Accession Number: DFJN2015ALJW0001.01-011
Title: Nisshin Sentō Gahō
Translated Title: A Pictorial Record of the First Sino-Japanese War (1894-1895)
Artist: Kubota Beisen (1852-1906), assisted by his sons Kubota Beisen (1874-1937) and Kubota Kinsen (1875-1954)
Volume 11 of a total of eleven bound volumes forming a pictorial account of the First Sino-Japanese War, from its outbreak in the summer of 1894 to Japan’s sea-victories at Weihaiwei, Japan’s advance into Manchuria and finally the peace treaty ending the war in April 1895. The eleven volumes were published at irregular intervals between 21 October 1894 and June 6 1895. Each volume has an introduction written by a well-known figure of the time. The books were produced from carved woodblocks and are bound in the usual method of “bound-pocket book” (fukuro toji). Volumes 5 through to 11 have English captions above the illustrations.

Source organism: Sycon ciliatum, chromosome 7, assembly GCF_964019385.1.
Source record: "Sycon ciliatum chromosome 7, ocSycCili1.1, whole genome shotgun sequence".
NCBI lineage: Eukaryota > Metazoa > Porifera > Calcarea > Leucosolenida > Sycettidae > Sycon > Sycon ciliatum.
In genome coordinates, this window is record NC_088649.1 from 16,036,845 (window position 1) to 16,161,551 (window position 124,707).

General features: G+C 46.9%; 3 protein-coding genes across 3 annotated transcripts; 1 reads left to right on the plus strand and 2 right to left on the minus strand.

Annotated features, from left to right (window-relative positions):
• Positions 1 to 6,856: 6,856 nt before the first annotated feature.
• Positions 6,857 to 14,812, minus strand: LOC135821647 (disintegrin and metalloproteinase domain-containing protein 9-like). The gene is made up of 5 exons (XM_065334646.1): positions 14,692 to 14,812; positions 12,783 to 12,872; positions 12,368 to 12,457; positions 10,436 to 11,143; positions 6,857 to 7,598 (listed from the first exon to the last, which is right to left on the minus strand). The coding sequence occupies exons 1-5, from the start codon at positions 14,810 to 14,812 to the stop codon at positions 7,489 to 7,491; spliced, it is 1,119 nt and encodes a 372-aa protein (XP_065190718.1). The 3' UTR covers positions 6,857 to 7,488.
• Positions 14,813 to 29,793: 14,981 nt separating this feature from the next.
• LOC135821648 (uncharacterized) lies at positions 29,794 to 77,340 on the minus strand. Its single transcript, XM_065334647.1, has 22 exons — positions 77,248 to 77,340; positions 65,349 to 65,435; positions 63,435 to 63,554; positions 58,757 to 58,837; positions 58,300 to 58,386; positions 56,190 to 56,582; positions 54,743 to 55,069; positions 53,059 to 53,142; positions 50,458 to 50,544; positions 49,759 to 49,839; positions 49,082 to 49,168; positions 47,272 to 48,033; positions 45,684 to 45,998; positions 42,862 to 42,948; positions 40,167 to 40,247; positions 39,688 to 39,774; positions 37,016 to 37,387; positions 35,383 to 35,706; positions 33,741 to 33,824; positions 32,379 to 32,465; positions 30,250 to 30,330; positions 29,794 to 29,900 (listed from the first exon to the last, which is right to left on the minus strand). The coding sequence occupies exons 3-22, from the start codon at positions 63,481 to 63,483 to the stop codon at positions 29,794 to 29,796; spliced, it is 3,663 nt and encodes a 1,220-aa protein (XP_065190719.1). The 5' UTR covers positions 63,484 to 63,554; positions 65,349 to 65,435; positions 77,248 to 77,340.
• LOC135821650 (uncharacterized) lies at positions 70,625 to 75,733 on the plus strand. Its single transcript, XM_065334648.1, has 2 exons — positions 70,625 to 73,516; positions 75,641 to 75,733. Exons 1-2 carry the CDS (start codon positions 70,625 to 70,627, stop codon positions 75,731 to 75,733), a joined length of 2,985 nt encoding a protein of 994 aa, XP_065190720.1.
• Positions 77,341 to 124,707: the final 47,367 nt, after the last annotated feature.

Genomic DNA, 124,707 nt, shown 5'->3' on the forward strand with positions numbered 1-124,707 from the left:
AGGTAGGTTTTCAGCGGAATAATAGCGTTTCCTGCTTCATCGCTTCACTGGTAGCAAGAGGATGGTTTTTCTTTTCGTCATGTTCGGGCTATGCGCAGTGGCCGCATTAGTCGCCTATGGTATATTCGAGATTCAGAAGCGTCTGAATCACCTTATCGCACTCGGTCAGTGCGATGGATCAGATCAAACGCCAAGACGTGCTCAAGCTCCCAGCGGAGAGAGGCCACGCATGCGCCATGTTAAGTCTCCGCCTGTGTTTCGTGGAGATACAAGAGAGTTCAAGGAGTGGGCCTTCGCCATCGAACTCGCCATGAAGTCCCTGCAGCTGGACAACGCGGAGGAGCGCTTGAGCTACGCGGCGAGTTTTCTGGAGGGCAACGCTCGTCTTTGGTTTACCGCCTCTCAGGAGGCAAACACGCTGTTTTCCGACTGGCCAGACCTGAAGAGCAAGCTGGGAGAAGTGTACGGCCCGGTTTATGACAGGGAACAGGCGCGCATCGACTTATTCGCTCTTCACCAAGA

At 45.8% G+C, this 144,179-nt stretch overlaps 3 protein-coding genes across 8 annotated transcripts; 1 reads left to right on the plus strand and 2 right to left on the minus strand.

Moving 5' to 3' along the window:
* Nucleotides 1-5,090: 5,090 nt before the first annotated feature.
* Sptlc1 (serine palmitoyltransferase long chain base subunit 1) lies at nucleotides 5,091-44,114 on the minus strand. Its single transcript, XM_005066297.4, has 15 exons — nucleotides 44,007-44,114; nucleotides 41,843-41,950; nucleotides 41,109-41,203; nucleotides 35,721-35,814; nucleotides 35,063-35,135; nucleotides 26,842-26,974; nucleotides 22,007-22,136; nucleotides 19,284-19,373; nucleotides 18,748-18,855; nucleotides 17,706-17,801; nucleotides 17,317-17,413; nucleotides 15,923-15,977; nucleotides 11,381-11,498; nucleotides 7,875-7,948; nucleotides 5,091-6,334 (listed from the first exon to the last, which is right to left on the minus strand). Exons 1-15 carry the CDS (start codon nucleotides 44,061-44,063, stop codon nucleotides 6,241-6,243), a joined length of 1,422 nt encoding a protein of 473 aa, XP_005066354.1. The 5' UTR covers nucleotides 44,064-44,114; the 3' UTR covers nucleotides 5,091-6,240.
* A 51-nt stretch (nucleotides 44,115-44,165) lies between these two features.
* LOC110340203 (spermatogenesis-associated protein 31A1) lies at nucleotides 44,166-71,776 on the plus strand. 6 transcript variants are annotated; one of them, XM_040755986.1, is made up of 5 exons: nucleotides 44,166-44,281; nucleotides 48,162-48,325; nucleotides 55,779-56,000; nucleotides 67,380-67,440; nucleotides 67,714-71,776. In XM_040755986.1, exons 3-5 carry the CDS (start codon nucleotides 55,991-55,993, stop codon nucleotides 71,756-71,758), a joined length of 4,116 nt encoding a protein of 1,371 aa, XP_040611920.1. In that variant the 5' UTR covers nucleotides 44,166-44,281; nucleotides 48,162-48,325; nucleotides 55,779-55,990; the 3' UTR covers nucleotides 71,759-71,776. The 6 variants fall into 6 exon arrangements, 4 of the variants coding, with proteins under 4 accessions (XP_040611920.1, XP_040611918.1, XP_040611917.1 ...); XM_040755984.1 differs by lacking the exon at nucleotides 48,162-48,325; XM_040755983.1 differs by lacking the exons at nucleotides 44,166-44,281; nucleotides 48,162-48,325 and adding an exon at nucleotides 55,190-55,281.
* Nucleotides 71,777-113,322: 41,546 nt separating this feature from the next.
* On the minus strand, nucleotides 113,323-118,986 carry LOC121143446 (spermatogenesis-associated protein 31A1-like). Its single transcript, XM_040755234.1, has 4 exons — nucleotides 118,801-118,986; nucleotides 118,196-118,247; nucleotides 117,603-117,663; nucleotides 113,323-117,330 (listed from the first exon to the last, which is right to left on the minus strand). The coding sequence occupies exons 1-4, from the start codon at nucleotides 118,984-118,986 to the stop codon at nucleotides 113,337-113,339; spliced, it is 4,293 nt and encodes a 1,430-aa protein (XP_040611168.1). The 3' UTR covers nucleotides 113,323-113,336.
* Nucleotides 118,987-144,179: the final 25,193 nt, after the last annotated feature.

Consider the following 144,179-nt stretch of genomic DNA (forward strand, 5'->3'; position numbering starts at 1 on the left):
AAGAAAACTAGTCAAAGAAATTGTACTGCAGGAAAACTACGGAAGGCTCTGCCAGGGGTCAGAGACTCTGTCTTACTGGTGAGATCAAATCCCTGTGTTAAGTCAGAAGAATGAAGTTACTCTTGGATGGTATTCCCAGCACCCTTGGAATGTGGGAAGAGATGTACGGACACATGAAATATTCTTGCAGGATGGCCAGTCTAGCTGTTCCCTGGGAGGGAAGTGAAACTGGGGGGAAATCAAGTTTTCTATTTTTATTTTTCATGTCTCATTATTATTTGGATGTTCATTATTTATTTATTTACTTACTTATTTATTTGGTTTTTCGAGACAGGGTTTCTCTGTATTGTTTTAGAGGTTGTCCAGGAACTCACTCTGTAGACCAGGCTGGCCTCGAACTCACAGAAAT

(Ten volumes were originally planned, but an eleventh was added at a later date).
Source: Japan at the dawn of the Modern Age – Woodblock Prints from the Meiji Era, Louise E. Virgin, Donald Keene, et. Al., MFA Publications, 2001, p.68.
“ A unique and important source of inspiration for the Sino-Japanese War print artists was the journalistic reports written and illustrated by the Kyoto painter Kubota Beisen (1852-1906). Accompanied by his two sons, Beisai and Kinsen, Beisen actually followed the troops (the First Army Division) and recorded their battles in words and sketches. And Beisen himself was depicted almost as a war hero in a small number of triptych designs